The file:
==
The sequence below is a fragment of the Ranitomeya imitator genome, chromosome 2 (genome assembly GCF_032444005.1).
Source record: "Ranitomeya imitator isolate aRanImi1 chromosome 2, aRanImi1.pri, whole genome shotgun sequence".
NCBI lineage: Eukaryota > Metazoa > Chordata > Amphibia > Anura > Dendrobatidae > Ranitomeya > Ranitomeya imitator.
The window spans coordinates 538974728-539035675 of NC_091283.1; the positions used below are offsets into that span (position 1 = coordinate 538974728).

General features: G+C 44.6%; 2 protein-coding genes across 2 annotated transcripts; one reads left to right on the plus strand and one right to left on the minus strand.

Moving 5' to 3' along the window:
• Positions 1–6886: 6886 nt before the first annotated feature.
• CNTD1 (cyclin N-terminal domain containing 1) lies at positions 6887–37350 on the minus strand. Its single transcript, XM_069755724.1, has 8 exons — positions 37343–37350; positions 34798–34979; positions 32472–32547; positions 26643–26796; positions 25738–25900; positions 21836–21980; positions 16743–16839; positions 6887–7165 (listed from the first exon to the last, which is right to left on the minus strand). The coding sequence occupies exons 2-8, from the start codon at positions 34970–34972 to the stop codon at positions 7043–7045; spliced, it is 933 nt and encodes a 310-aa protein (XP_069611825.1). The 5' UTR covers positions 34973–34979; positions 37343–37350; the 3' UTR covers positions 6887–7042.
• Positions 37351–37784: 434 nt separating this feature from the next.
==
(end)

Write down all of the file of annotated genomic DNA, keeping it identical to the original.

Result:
The sequence below is a fragment of the Ranitomeya imitator genome, chromosome 2 (genome assembly GCF_032444005.1).
Source record: "Ranitomeya imitator isolate aRanImi1 chromosome 2, aRanImi1.pri, whole genome shotgun sequence".
NCBI lineage: Eukaryota > Metazoa > Chordata > Amphibia > Anura > Dendrobatidae > Ranitomeya > Ranitomeya imitator.
The window spans coordinates 538974728-539035675 of NC_091283.1; the positions used below are offsets into that span (position 1 = coordinate 538974728).

General features: G+C 44.6%; 2 protein-coding genes across 2 annotated transcripts; one reads left to right on the plus strand and one right to left on the minus strand.

Moving 5' to 3' along the window:
• Positions 1–6886: 6886 nt before the first annotated feature.
• CNTD1 (cyclin N-terminal domain containing 1) lies at positions 6887–37350 on the minus strand. Its single transcript, XM_069755724.1, has 8 exons — positions 37343–37350; positions 34798–34979; positions 32472–32547; positions 26643–26796; positions 25738–25900; positions 21836–21980; positions 16743–16839; positions 6887–7165 (listed from the first exon to the last, which is right to left on the minus strand). The coding sequence occupies exons 2-8, from the start codon at positions 34970–34972 to the stop codon at positions 7043–7045; spliced, it is 933 nt and encodes a 310-aa protein (XP_069611825.1). The 5' UTR covers positions 34973–34979; positions 37343–37350; the 3' UTR covers positions 6887–7042.
• Positions 37351–37784: 434 nt separating this feature from the next.